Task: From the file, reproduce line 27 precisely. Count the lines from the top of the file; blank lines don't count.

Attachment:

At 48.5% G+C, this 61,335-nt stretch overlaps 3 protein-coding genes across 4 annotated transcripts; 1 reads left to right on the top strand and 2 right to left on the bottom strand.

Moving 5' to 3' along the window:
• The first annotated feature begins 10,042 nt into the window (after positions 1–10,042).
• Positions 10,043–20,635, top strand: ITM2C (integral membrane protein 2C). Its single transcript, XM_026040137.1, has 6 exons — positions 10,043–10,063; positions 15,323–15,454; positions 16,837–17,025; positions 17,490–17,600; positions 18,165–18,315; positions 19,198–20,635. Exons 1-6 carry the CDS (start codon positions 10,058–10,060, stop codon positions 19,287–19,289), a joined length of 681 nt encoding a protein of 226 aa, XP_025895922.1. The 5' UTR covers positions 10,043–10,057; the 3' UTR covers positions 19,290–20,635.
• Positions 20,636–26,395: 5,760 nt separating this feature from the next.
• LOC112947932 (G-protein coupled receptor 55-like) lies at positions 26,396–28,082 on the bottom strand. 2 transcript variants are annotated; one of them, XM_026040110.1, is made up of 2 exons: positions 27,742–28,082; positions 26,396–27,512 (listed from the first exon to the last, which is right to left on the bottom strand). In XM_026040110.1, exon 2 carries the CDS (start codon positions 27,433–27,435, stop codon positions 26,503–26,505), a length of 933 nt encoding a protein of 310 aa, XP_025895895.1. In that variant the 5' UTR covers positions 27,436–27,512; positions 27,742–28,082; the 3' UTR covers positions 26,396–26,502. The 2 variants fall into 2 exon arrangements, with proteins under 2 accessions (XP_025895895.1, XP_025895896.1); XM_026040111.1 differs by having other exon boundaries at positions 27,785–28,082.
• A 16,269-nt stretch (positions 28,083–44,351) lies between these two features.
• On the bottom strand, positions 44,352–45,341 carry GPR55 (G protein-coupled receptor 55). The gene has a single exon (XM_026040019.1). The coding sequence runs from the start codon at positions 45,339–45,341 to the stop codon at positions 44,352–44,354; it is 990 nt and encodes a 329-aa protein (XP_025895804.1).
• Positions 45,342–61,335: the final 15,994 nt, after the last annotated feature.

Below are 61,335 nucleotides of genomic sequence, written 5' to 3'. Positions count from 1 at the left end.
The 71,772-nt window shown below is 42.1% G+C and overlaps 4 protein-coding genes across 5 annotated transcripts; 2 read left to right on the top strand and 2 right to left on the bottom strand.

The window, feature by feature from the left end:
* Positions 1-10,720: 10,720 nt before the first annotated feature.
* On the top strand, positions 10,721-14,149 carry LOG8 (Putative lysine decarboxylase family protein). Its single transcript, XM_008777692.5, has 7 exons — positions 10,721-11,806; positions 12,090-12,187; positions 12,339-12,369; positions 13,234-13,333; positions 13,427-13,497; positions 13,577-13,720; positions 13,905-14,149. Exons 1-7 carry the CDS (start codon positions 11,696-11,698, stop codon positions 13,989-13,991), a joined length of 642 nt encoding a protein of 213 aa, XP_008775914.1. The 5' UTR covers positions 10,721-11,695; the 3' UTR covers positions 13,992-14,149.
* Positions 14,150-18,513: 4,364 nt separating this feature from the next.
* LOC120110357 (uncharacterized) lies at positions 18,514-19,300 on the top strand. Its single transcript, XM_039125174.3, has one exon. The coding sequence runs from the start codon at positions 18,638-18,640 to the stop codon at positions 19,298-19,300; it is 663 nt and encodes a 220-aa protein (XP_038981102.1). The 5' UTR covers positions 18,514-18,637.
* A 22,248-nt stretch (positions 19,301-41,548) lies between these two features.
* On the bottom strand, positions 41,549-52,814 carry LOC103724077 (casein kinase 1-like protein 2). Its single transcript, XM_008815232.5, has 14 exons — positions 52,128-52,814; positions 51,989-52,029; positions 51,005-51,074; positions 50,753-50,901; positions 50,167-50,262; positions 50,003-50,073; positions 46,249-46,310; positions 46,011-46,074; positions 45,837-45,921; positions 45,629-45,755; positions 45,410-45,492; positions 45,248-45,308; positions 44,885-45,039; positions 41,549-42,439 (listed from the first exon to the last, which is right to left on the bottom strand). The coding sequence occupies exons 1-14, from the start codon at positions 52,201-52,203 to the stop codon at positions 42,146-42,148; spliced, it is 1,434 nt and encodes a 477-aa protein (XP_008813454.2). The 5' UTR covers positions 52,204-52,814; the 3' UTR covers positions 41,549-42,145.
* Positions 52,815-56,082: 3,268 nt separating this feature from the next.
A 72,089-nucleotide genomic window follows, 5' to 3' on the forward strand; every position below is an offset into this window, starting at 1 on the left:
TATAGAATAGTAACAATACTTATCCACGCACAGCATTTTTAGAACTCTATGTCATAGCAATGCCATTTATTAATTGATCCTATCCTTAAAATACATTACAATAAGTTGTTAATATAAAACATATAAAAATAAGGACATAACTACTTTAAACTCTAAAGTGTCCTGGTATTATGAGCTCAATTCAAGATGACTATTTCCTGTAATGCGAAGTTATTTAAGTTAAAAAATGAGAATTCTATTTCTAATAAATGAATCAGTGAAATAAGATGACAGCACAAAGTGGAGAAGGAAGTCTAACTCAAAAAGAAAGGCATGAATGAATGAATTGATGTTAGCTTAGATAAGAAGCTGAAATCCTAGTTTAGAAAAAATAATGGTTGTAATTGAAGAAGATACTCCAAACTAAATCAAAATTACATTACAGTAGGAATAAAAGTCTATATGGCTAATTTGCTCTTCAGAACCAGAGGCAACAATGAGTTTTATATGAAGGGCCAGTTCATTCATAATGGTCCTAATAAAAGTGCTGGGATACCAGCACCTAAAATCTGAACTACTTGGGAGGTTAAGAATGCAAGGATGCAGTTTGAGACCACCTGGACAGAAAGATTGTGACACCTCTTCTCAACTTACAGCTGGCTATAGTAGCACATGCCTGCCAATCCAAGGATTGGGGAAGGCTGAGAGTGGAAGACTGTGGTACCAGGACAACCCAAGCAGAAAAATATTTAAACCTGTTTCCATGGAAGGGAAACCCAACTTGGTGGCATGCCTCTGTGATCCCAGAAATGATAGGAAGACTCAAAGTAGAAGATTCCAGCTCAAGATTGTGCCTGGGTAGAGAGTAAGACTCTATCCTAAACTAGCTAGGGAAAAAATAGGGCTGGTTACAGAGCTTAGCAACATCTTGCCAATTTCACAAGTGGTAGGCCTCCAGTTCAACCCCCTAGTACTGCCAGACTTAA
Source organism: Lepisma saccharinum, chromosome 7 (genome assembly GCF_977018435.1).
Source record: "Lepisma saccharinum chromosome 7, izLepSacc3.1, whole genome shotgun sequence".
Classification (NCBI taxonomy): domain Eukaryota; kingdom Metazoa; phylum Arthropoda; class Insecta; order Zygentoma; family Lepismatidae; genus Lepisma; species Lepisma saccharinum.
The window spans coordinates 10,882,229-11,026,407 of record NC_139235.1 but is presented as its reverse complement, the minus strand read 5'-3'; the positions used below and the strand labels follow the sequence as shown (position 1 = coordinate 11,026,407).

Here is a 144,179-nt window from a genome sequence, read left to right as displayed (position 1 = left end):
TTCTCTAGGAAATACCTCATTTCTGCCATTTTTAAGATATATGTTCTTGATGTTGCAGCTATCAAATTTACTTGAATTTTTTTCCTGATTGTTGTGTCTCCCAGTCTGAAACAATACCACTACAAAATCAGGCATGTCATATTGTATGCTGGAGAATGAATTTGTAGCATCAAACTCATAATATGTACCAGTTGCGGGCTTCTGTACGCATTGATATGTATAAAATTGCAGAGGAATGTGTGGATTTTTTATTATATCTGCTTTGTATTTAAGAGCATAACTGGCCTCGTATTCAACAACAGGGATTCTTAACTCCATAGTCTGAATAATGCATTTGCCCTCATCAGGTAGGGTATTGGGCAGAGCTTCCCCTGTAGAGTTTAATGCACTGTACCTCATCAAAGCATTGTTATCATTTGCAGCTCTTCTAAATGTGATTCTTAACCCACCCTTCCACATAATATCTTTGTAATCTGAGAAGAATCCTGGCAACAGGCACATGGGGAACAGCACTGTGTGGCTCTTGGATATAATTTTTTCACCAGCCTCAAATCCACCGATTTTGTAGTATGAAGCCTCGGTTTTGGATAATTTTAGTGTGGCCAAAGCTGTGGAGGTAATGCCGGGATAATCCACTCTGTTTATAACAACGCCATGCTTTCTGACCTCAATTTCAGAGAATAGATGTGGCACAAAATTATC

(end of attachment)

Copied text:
TTCTCTAGGAAATACCTCATTTCTGCCATTTTTAAGATATATGTTCTTGATGTTGCAGCTATCAAATTTACTTGAATTTTTTTCCTGATTGTTGTGTCTCCCAGTCTGAAACAATACCACTACAAAATCAGGCATGTCATATTGTATGCTGGAGAATGAATTTGTAGCATCAAACTCATAATATGTACCAGTTGCGGGCTTCTGTACGCATTGATATGTATAAAATTGCAGAGGAATGTGTGGATTTTTTATTATATCTGCTTTGTATTTAAGAGCATAACTGGCCTCGTATTCAACAACAGGGATTCTTAACTCCATAGTCTGAATAATGCATTTGCCCTCATCAGGTAGGGTATTGGGCAGAGCTTCCCCTGTAGAGTTTAATGCACTGTACCTCATCAAAGCATTGTTATCATTTGCAGCTCTTCTAAATGTGATTCTTAACCCACCCTTCCACATAATATCTTTGTAATCTGAGAAGAATCCTGGCAACAGGCACATGGGGAACAGCACTGTGTGGCTCTTGGATATAATTTTTTCACCAGCCTCAAATCCACCGATTTTGTAGTATGAAGCCTCGGTTTTGGATAATTTTAGTGTGGCCAAAGCTGTGGAGGTAATGCCGGGATAATCCACTCTGTTTATAACAACGCCATGCTTTCTGACCTCAATTTCAGAGAATAGATGTGGCACAAAATTATC